Blah, blah, blah. To me it was all white-noise. I was having so much fun I didn’t care! I just cranked up the awesome stereo system and held on for dear life as the surrounding countryside blurred past. Unfortunately when I wasn’t blasting around, some of my wife’s complaints about the 335ix became quite evident – much to her pleasure and my displeasure.
The cup holders are indeed a joke. They are obviously “designed” and installed as an afterthought or an appeasement to North Americans’ love of transporting refreshments wherever they go. They spring out of the dashboard and are so flimsy and cheap they can’t hold anything of any substance. BMW are obviously intent of proving their point that people should not drink liquids while travelling in their car, and as such, using these cup holders will result in a costly clean-up bill when the liquid spills all over the interior. Point taken.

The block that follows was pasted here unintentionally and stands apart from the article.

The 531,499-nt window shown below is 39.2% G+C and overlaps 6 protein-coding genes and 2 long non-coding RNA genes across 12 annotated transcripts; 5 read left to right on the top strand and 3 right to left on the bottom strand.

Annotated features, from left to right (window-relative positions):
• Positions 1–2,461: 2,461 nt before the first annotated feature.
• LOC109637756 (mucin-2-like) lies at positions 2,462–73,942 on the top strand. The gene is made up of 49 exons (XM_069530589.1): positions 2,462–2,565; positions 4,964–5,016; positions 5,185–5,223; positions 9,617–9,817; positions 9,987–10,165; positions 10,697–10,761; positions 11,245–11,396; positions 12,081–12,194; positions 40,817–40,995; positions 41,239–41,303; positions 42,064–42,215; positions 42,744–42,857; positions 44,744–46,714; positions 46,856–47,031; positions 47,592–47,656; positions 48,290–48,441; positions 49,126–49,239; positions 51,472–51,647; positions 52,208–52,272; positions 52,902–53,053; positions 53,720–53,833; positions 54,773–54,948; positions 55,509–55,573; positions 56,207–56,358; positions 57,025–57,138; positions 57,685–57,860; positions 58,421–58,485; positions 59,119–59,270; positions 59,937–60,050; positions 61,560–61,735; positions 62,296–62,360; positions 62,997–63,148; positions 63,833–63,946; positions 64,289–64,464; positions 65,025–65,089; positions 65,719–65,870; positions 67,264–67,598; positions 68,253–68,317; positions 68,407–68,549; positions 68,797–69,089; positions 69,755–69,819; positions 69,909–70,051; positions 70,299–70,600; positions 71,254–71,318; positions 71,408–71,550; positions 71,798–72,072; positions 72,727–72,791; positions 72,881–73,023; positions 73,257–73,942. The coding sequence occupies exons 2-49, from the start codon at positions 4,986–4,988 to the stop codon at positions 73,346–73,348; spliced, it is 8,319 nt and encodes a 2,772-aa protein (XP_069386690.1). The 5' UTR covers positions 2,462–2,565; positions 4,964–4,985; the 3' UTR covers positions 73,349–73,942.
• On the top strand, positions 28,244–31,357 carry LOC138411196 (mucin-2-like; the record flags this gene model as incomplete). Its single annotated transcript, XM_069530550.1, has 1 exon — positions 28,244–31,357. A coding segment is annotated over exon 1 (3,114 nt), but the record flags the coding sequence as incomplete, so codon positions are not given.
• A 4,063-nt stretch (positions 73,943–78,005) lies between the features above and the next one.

The front seats are extremely comfortable and I have to say just about the best seats I’ve ever sat in (the Sport seats in the 5 series are THE best ever). Seats are easy to adjust and get comfortable while adding a two-person memory to make sure no one undoes your perfect seat position. The test vehicle had the Sports Package which includes larger 18” wheels and tires along with the aforementioned Sport seats. These particular seats include electric multi-way bolstering in the thigh and kidney areas and under the knees to keep the driver well-planted while pushing the 335xi to its upper limits. The knee bolster was much appreciated on longer journeys and is especially beneficial for shorter people. The 3-stage bum warmers were OK, but not as good as the MINI from the previous week.